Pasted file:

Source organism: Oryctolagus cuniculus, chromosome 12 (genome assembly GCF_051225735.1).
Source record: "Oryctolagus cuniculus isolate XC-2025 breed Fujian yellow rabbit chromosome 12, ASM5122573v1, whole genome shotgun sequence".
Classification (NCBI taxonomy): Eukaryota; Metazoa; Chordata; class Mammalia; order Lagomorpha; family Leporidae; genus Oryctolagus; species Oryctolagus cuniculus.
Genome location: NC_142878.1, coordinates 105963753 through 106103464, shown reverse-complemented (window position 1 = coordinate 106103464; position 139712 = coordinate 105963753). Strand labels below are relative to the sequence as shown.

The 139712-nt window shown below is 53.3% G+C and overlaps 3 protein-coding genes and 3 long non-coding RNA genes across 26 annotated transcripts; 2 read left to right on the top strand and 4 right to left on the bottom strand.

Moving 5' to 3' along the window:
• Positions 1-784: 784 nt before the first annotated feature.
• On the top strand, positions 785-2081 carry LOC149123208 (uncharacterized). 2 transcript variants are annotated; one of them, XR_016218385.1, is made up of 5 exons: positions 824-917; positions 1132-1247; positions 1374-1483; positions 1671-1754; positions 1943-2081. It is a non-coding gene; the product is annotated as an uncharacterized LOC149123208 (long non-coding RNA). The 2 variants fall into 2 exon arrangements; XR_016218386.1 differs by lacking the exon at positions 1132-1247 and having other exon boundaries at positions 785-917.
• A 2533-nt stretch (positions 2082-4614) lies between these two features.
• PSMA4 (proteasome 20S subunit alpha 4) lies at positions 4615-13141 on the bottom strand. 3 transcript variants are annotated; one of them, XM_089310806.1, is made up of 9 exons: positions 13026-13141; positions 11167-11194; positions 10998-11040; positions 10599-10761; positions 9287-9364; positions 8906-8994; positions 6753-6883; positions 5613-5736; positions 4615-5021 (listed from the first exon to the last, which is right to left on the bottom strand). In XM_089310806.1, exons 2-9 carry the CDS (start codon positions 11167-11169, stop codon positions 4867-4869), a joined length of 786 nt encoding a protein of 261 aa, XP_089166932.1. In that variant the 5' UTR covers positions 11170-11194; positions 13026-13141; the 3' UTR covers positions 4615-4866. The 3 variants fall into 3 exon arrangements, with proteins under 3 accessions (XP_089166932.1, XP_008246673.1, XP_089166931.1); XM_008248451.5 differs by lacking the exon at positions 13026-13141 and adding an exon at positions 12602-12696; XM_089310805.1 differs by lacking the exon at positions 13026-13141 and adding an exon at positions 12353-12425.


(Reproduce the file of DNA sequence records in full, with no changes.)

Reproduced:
Source organism: Oryctolagus cuniculus, chromosome 12 (genome assembly GCF_051225735.1).
Source record: "Oryctolagus cuniculus isolate XC-2025 breed Fujian yellow rabbit chromosome 12, ASM5122573v1, whole genome shotgun sequence".
Classification (NCBI taxonomy): Eukaryota; Metazoa; Chordata; class Mammalia; order Lagomorpha; family Leporidae; genus Oryctolagus; species Oryctolagus cuniculus.
Genome location: NC_142878.1, coordinates 105963753 through 106103464, shown reverse-complemented (window position 1 = coordinate 106103464; position 139712 = coordinate 105963753). Strand labels below are relative to the sequence as shown.

The 139712-nt window shown below is 53.3% G+C and overlaps 3 protein-coding genes and 3 long non-coding RNA genes across 26 annotated transcripts; 2 read left to right on the top strand and 4 right to left on the bottom strand.

Moving 5' to 3' along the window:
• Positions 1-784: 784 nt before the first annotated feature.
• On the top strand, positions 785-2081 carry LOC149123208 (uncharacterized). 2 transcript variants are annotated; one of them, XR_016218385.1, is made up of 5 exons: positions 824-917; positions 1132-1247; positions 1374-1483; positions 1671-1754; positions 1943-2081. It is a non-coding gene; the product is annotated as an uncharacterized LOC149123208 (long non-coding RNA). The 2 variants fall into 2 exon arrangements; XR_016218386.1 differs by lacking the exon at positions 1132-1247 and having other exon boundaries at positions 785-917.
• A 2533-nt stretch (positions 2082-4614) lies between these two features.
• PSMA4 (proteasome 20S subunit alpha 4) lies at positions 4615-13141 on the bottom strand. 3 transcript variants are annotated; one of them, XM_089310806.1, is made up of 9 exons: positions 13026-13141; positions 11167-11194; positions 10998-11040; positions 10599-10761; positions 9287-9364; positions 8906-8994; positions 6753-6883; positions 5613-5736; positions 4615-5021 (listed from the first exon to the last, which is right to left on the bottom strand). In XM_089310806.1, exons 2-9 carry the CDS (start codon positions 11167-11169, stop codon positions 4867-4869), a joined length of 786 nt encoding a protein of 261 aa, XP_089166932.1. In that variant the 5' UTR covers positions 11170-11194; positions 13026-13141; the 3' UTR covers positions 4615-4866. The 3 variants fall into 3 exon arrangements, with proteins under 3 accessions (XP_089166932.1, XP_008246673.1, XP_089166931.1); XM_008248451.5 differs by lacking the exon at positions 13026-13141 and adding an exon at positions 12602-12696; XM_089310805.1 differs by lacking the exon at positions 13026-13141 and adding an exon at positions 12353-12425.